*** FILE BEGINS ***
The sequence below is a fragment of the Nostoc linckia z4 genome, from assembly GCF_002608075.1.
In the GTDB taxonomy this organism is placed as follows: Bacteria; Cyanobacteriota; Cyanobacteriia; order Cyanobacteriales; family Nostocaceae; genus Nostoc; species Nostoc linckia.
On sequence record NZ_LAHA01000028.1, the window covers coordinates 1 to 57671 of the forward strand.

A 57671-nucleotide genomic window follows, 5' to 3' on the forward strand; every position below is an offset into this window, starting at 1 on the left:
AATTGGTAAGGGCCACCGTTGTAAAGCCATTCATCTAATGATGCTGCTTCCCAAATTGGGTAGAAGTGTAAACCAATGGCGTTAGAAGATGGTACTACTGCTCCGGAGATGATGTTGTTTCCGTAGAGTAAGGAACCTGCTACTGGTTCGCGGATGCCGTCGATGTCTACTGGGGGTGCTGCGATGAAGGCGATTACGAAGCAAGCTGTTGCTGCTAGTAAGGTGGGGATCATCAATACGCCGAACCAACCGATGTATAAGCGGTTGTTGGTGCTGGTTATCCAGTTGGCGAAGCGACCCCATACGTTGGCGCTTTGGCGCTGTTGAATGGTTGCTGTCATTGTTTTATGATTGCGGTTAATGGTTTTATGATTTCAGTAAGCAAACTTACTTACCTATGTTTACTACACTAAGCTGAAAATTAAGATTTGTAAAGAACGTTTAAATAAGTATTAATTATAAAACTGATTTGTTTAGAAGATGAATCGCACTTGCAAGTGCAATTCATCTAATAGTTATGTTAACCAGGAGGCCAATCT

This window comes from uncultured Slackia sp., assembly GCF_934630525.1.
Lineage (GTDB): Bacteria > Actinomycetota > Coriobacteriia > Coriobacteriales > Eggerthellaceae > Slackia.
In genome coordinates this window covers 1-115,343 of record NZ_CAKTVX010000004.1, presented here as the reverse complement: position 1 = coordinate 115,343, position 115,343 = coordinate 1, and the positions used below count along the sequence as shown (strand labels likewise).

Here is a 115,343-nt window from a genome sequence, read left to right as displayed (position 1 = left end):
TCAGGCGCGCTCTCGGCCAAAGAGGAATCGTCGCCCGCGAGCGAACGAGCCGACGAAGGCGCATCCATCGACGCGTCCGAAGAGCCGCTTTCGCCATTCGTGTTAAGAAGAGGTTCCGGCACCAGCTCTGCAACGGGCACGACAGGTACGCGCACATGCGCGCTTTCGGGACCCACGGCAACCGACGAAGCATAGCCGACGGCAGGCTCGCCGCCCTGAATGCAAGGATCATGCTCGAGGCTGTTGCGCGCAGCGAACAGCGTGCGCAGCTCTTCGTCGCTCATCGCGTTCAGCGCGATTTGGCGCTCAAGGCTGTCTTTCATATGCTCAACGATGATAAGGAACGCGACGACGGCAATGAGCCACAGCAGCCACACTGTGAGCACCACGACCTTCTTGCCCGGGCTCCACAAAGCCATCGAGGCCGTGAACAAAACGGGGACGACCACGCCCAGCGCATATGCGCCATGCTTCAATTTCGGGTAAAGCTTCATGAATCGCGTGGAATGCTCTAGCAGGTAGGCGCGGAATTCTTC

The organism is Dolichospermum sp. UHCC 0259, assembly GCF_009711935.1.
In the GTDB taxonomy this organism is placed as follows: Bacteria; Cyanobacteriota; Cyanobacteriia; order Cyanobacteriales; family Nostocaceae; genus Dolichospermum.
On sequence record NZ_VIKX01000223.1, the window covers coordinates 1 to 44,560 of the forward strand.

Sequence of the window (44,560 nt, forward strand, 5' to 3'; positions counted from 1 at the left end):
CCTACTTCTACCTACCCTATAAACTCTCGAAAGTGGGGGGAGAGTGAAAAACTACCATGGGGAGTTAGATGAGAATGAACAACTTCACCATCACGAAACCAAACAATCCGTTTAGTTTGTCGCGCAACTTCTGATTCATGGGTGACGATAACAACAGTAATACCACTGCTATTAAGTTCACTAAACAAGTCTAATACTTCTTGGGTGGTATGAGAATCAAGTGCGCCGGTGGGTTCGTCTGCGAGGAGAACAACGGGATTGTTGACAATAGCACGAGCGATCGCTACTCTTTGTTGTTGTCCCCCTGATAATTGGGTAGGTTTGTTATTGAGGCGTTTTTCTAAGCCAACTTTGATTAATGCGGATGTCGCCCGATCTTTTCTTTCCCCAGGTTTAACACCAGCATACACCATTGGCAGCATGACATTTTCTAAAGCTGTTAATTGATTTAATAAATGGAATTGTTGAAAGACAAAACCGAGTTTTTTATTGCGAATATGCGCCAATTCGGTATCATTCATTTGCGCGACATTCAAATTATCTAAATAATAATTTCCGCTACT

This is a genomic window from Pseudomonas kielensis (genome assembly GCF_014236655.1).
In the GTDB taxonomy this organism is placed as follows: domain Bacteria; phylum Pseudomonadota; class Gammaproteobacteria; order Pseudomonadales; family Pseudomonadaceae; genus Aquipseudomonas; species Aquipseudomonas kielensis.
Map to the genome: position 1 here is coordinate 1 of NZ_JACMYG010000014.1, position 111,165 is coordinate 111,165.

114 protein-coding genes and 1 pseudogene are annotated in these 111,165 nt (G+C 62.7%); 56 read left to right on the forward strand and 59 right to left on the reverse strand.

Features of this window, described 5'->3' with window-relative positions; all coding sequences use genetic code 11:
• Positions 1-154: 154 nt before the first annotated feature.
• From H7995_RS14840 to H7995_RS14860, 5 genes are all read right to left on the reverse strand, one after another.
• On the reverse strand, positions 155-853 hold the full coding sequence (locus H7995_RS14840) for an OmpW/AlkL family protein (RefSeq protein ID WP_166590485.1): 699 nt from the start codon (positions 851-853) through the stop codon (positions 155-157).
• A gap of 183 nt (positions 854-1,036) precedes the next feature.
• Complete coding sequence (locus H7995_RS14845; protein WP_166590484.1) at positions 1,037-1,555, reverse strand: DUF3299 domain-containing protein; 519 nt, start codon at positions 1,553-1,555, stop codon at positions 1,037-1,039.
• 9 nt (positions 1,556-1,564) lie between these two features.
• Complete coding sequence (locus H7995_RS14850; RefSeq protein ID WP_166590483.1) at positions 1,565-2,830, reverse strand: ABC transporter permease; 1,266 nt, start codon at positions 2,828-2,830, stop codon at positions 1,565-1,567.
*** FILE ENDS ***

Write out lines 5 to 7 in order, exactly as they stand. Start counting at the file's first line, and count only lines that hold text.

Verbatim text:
AATTGGTAAGGGCCACCGTTGTAAAGCCATTCATCTAATGATGCTGCTTCCCAAATTGGGTAGAAGTGTAAACCAATGGCGTTAGAAGATGGTACTACTGCTCCGGAGATGATGTTGTTTCCGTAGAGTAAGGAACCTGCTACTGGTTCGCGGATGCCGTCGATGTCTACTGGGGGTGCTGCGATGAAGGCGATTACGAAGCAAGCTGTTGCTGCTAGTAAGGTGGGGATCATCAATACGCCGAACCAACCGATGTATAAGCGGTTGTTGGTGCTGGTTATCCAGTTGGCGAAGCGACCCCATACGTTGGCGCTTTGGCGCTGTTGAATGGTTGCTGTCATTGTTTTATGATTGCGGTTAATGGTTTTATGATTTCAGTAAGCAAACTTACTTACCTATGTTTACTACACTAAGCTGAAAATTAAGATTTGTAAAGAACGTTTAAATAAGTATTAATTATAAAACTGATTTGTTTAGAAGATGAATCGCACTTGCAAGTGCAATTCATCTAATAGTTATGTTAACCAGGAGGCCAATCT

This window comes from uncultured Slackia sp., assembly GCF_934630525.1.
Lineage (GTDB): Bacteria > Actinomycetota > Coriobacteriia > Coriobacteriales > Eggerthellaceae > Slackia.